John Steinbeck: Childhood
John Ernst Steinbeck III was born on 27 February 1902 in Salinas, California. He was the second of four children (and the only boy) born to John Steinbeck, Sr., the treasurer of Monterey County, and Olive Hamilton Steinbeck, a former teacher. Located near the central California coast on some of the world's most fertile land (Salinas's official nickname today is "the Salad Bowl of America"), Salinas was—and still is—a farming town, surrounded by landscapes of broad yellow valleys and rich green fields. The Steinbecks lived comfortable middle-class lives. Olive, the former schoolteacher, particularly instilled in young John III a love of reading and writing. On summer breaks from Salinas High School, Steinbeck worked as a farm hand on the nearby Spreckels sugar beet farm. During his summer work he noticed the difficult living conditions of his fellow workers, many of whom were migrant laborers. Years later those observations and the stories he heard the men tell would form the basis of his first great book, Tortilla Flat.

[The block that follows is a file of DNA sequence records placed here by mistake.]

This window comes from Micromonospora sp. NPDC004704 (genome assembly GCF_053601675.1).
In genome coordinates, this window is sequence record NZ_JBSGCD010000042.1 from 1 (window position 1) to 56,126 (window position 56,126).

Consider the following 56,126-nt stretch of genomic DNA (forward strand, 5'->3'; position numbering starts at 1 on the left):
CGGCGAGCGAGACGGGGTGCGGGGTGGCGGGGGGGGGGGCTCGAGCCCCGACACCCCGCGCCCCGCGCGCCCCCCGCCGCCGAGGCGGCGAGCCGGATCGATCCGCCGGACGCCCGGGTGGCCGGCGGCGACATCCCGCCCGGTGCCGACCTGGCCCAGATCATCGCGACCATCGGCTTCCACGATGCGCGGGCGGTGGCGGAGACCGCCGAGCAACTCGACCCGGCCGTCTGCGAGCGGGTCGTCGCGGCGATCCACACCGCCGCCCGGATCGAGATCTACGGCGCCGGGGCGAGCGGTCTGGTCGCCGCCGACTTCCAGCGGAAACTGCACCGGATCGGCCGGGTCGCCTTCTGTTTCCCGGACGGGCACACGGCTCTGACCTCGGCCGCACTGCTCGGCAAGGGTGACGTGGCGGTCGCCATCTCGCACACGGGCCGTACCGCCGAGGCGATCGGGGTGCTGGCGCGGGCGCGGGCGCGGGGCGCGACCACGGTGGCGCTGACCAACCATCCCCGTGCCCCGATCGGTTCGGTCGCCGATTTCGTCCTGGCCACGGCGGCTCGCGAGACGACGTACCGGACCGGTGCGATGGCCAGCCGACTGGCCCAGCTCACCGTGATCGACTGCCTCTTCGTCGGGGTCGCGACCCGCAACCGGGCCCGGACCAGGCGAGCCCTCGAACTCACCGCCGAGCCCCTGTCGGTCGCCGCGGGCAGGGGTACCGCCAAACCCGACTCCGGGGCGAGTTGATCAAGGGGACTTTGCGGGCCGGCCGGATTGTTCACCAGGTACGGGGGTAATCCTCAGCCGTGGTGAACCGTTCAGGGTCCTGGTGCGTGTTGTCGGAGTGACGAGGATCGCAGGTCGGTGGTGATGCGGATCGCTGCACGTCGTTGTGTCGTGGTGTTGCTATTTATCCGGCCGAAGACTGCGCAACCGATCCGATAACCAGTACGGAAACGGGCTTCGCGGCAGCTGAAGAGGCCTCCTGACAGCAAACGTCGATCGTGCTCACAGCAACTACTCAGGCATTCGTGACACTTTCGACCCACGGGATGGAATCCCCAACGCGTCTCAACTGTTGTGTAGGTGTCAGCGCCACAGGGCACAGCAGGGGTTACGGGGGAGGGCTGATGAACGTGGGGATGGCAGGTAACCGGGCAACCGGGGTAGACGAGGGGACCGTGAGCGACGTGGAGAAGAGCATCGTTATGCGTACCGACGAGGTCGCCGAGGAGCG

After graduating from high school in 1919, Steinbeck enrolled at Stanford University. Though he enjoyed his English classes, Steinbeck found college culture pretentious and phony. For six years he studied intermittently at Stanford, leaving campus frequently to take odd jobs in farms, factories or ranches. In 1925, he left for good. He never received a college degree, though he always spoke fondly of Stanford.
Steinbeck traveled via freighter to New York City to make his living as a writer. He worked in construction and briefly as a writer for the New York American newspaper. But Steinbeck was always a Californian at heart. He would live in New York again later, when he was older and had established himself and his career. To find his voice as a writer, he had to get back to the Golden State.